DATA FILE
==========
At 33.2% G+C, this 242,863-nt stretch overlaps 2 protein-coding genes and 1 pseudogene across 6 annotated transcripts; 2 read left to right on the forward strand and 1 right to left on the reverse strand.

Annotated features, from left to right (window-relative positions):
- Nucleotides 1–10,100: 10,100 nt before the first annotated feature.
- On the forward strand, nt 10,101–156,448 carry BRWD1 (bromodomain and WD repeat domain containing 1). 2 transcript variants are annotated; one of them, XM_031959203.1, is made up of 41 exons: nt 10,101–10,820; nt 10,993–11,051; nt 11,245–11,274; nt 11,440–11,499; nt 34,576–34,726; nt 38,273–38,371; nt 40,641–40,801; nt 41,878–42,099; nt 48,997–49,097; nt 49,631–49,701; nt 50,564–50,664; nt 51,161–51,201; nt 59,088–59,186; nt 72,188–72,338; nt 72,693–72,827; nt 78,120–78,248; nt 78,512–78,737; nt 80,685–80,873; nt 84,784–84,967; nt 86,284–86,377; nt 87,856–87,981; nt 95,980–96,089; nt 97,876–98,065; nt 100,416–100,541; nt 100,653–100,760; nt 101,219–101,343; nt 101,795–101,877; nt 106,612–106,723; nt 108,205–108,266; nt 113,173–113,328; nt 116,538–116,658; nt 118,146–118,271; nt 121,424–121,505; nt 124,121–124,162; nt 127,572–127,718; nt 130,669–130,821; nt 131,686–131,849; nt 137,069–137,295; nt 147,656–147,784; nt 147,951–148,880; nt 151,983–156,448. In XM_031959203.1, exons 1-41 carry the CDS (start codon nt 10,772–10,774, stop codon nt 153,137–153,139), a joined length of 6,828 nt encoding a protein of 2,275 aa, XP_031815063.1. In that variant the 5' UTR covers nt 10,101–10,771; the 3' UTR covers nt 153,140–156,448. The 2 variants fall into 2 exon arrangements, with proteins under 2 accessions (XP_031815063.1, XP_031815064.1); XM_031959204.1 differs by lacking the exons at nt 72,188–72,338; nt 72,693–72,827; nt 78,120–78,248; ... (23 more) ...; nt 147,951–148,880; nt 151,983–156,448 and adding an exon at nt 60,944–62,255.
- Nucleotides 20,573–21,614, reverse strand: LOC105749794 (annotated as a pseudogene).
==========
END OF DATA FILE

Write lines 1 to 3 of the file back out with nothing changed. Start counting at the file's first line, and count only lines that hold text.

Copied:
At 33.2% G+C, this 242,863-nt stretch overlaps 2 protein-coding genes and 1 pseudogene across 6 annotated transcripts; 2 read left to right on the forward strand and 1 right to left on the reverse strand.

Annotated features, from left to right (window-relative positions):
- Nucleotides 1–10,100: 10,100 nt before the first annotated feature.